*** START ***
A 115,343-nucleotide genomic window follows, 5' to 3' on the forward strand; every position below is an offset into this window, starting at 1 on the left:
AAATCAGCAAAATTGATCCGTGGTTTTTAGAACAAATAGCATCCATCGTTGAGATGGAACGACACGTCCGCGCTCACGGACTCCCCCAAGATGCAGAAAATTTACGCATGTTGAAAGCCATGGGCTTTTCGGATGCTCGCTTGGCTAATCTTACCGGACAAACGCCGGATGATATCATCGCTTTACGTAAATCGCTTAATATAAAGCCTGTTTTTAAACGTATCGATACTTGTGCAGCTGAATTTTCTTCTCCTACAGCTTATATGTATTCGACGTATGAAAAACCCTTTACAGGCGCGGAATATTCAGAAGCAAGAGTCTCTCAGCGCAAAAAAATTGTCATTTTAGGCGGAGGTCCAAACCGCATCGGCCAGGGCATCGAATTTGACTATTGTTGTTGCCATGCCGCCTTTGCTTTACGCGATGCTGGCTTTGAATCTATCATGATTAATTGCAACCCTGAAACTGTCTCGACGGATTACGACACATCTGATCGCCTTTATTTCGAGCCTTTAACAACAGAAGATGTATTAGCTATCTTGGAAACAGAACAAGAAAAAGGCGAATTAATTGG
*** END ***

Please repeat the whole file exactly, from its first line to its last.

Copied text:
A 115,343-nucleotide genomic window follows, 5' to 3' on the forward strand; every position below is an offset into this window, starting at 1 on the left:
AAATCAGCAAAATTGATCCGTGGTTTTTAGAACAAATAGCATCCATCGTTGAGATGGAACGACACGTCCGCGCTCACGGACTCCCCCAAGATGCAGAAAATTTACGCATGTTGAAAGCCATGGGCTTTTCGGATGCTCGCTTGGCTAATCTTACCGGACAAACGCCGGATGATATCATCGCTTTACGTAAATCGCTTAATATAAAGCCTGTTTTTAAACGTATCGATACTTGTGCAGCTGAATTTTCTTCTCCTACAGCTTATATGTATTCGACGTATGAAAAACCCTTTACAGGCGCGGAATATTCAGAAGCAAGAGTCTCTCAGCGCAAAAAAATTGTCATTTTAGGCGGAGGTCCAAACCGCATCGGCCAGGGCATCGAATTTGACTATTGTTGTTGCCATGCCGCCTTTGCTTTACGCGATGCTGGCTTTGAATCTATCATGATTAATTGCAACCCTGAAACTGTCTCGACGGATTACGACACATCTGATCGCCTTTATTTCGAGCCTTTAACAACAGAAGATGTATTAGCTATCTTGGAAACAGAACAAGAAAAAGGCGAATTAATTGG